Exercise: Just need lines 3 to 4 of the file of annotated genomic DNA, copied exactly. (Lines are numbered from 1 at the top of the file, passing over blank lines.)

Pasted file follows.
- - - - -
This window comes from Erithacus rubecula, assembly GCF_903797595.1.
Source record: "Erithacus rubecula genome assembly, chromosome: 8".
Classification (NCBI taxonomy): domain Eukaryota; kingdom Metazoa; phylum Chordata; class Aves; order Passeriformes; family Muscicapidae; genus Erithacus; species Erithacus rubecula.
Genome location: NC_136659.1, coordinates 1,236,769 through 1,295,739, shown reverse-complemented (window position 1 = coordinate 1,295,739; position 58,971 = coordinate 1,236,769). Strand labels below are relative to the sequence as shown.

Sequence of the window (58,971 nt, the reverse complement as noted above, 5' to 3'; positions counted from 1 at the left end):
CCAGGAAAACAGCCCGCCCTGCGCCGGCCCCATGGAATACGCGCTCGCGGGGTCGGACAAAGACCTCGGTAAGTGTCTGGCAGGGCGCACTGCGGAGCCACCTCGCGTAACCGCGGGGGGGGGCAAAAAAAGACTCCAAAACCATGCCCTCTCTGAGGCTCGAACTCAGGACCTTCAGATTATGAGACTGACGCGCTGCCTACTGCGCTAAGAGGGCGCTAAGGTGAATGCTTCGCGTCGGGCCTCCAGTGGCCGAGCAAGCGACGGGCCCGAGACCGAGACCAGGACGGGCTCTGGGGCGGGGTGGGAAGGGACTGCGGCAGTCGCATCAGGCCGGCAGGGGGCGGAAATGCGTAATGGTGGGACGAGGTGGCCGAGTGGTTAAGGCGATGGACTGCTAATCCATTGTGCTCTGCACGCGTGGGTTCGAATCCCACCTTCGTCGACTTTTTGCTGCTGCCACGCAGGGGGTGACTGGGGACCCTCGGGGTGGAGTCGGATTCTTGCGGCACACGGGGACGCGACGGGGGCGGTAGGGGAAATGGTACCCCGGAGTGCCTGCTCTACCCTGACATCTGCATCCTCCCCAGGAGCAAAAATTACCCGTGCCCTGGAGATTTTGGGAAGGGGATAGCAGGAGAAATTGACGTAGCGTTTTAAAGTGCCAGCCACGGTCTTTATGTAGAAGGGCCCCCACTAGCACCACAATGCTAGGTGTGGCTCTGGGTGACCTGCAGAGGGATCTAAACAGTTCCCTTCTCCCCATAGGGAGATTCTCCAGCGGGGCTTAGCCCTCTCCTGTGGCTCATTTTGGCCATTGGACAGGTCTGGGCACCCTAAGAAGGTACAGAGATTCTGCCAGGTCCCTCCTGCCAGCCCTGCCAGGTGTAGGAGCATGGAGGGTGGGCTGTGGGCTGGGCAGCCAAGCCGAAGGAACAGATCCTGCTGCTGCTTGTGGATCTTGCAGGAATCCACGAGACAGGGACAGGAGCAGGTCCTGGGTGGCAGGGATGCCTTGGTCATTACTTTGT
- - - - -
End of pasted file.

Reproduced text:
Classification (NCBI taxonomy): domain Eukaryota; kingdom Metazoa; phylum Chordata; class Aves; order Passeriformes; family Muscicapidae; genus Erithacus; species Erithacus rubecula.
Genome location: NC_136659.1, coordinates 1,236,769 through 1,295,739, shown reverse-complemented (window position 1 = coordinate 1,295,739; position 58,971 = coordinate 1,236,769). Strand labels below are relative to the sequence as shown.